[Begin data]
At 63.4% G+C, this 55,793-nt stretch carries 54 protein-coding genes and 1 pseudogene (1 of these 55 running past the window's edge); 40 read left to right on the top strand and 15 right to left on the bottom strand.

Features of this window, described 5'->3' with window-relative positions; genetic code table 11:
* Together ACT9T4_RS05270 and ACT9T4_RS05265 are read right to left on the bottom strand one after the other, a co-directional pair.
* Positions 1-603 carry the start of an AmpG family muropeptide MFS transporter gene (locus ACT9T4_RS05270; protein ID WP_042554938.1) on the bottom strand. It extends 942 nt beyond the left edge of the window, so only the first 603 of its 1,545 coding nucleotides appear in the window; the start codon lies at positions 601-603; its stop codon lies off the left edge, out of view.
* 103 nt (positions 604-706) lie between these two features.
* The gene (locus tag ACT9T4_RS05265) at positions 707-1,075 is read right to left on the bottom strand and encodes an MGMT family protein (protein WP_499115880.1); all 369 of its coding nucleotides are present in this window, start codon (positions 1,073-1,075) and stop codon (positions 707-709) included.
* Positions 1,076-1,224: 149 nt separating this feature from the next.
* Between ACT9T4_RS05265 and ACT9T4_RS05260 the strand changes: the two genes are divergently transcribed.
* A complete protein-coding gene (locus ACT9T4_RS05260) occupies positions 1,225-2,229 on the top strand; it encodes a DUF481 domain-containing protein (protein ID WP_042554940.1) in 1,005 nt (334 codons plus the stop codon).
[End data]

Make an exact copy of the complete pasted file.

At 63.4% G+C, this 55,793-nt stretch carries 54 protein-coding genes and 1 pseudogene (1 of these 55 running past the window's edge); 40 read left to right on the top strand and 15 right to left on the bottom strand.

Features of this window, described 5'->3' with window-relative positions; genetic code table 11:
* Together ACT9T4_RS05270 and ACT9T4_RS05265 are read right to left on the bottom strand one after the other, a co-directional pair.
* Positions 1-603 carry the start of an AmpG family muropeptide MFS transporter gene (locus ACT9T4_RS05270; protein ID WP_042554938.1) on the bottom strand. It extends 942 nt beyond the left edge of the window, so only the first 603 of its 1,545 coding nucleotides appear in the window; the start codon lies at positions 601-603; its stop codon lies off the left edge, out of view.
* 103 nt (positions 604-706) lie between these two features.
* The gene (locus tag ACT9T4_RS05265) at positions 707-1,075 is read right to left on the bottom strand and encodes an MGMT family protein (protein WP_499115880.1); all 369 of its coding nucleotides are present in this window, start codon (positions 1,073-1,075) and stop codon (positions 707-709) included.
* Positions 1,076-1,224: 149 nt separating this feature from the next.
* Between ACT9T4_RS05265 and ACT9T4_RS05260 the strand changes: the two genes are divergently transcribed.
* A complete protein-coding gene (locus ACT9T4_RS05260) occupies positions 1,225-2,229 on the top strand; it encodes a DUF481 domain-containing protein (protein ID WP_042554940.1) in 1,005 nt (334 codons plus the stop codon).